Dr. Roger Cady Recognized for Contribution to Migraine Medicine
Lundbeck’s Roger Cady, MD, vice president of Neurology, was recently honored with the National Headache Foundation’s Special Lifetime Achievement in Primary Care Headache Medicine. Dr. Cady has dedicated his entire professional career to supporting people with migraine and expanding understanding of the disease. He graduated from the Mayo Medical School and completed his residency in family medicine. Over the next several decades, he pioneered an inter-disciplinary care model for managing patients living with migraine and, through extensive clinical research, established himself as a key thought leader in the medical specialty of headache. He joined Lundbeck in 2019.
He recently shared with us why he specialized in migraine and his hopes for the future of migraine medicine.
Q: How did you come to specialize in migraine care?
Dr. Cady: Like many people in this field, I grew up in a migraine family. In those days, that was back in the 1950s, migraine really wasn’t considered a disease. People thought they had a sinus infection or it was stress, but rarely was it migraine. And that was true in my family. My mother, looking back, was clearly a person with chronic migraine. But all of her adult life, she thought she had sinus disease. She went to ENT doctors and had surgery and took sinus medicine, none of which provided much benefit. It gave me an appreciation for what migraine really was, and that it was really something much more than simply a headache. When I went to medical school, it was important for me to take migraine seriously and develop a better understanding of it.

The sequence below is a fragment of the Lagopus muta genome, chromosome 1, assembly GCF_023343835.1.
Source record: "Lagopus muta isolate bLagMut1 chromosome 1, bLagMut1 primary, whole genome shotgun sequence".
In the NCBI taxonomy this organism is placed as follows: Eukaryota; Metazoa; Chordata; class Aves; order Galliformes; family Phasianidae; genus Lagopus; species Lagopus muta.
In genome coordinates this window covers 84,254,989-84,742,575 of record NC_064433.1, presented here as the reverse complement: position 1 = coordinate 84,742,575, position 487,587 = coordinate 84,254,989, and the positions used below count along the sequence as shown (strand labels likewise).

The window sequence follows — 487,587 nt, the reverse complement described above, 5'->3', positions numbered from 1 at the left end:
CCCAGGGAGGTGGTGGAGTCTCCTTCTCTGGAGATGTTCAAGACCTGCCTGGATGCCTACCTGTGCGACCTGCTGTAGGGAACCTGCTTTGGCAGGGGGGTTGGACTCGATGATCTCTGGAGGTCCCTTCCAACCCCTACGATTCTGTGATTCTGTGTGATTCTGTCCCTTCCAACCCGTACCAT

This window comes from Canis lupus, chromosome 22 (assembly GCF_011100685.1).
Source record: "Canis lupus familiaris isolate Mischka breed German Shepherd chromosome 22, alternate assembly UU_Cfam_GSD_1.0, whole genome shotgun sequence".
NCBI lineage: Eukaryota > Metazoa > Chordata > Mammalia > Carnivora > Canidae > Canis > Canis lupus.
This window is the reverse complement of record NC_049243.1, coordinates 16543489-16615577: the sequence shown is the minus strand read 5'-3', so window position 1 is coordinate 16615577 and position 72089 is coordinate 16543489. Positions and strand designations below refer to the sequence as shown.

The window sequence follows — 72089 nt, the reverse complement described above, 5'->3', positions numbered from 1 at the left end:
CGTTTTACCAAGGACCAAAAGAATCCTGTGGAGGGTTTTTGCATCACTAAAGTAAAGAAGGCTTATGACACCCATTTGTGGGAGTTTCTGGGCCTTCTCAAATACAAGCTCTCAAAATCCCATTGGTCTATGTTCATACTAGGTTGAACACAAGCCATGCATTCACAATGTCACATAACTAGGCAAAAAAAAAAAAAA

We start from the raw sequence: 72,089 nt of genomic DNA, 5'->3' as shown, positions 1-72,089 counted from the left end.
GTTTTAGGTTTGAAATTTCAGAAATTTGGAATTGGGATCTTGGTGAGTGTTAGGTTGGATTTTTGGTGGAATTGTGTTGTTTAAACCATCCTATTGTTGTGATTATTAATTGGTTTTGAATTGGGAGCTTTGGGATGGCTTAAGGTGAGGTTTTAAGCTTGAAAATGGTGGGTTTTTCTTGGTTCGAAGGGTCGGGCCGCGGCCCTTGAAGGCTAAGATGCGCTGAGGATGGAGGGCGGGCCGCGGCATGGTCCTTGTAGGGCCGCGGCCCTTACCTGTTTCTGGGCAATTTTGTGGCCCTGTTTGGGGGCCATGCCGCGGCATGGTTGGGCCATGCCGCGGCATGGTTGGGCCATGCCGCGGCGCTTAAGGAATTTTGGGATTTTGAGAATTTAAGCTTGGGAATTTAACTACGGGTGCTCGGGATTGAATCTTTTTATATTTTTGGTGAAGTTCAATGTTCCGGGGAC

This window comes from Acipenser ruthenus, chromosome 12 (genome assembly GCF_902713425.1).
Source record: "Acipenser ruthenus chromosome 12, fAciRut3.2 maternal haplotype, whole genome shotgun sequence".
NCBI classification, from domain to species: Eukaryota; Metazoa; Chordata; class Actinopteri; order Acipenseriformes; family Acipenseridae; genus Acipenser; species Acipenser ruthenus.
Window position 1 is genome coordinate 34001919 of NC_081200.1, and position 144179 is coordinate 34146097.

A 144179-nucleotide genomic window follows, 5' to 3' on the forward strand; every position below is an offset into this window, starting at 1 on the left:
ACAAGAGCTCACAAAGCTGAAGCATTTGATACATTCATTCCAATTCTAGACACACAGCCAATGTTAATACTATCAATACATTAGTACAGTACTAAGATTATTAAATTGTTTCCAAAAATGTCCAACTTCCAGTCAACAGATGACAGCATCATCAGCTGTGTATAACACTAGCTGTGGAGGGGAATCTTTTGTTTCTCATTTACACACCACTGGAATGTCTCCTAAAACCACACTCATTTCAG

Q: How has treatment of migraine disease changed over the course of your career?
Dr. Cady: When I started in migraine, it was often considered a consequence of “wrong” living rather than a disease. With the advent of triptan drugs [a class of drugs used in the treatment of migraine], migraine became to be viewed as an episodic disorder and treatment focused on treating attacks.
What has really transformed in the last decade is an understanding that there is a disease that underpins these attacks of migraine. People with migraine are born with a unique nervous system, and when that nervous system is exposed to frequent attacks of migraine, it can sensitize the nervous system, causing some people to experience more frequent attacks of migraine until the disease is present nearly all the time. This is called chronic migraine.
Understanding this disease model of migraine has been very important because it changed [the approach] to one of preventing migraine. Also with that understanding, it became paramount to protect, rather than rescue the nervous system from migraine.
Q: Why did you decide to transition from your clinical practice to industry?
Dr. Cady: In clinical practice, you treat patients one at a time. I always felt that in industry you could look at large number of patients and this might accelerate what we can learn. And there’s such a large population of people with migraine that maybe from a higher level that in industry, we could do more and help more people.
Q: What has been the most rewarding aspect of working with the migraine community?
Dr. Cady: What I find so rewarding is the opportunity to make a meaningful difference in the lives of so many people living with migraine. Migraine impacts virtually every domain of a person’s life. It can impact their health, choices for professional pursuits, families, social interactions and careers. Migraine can, and often does, become a chronic disease associated with many co-morbidities like depression and anxiety.
It is my dream that in the future, with good science, we will modify and reverse migraine disease and give back to people the life they want and deserve.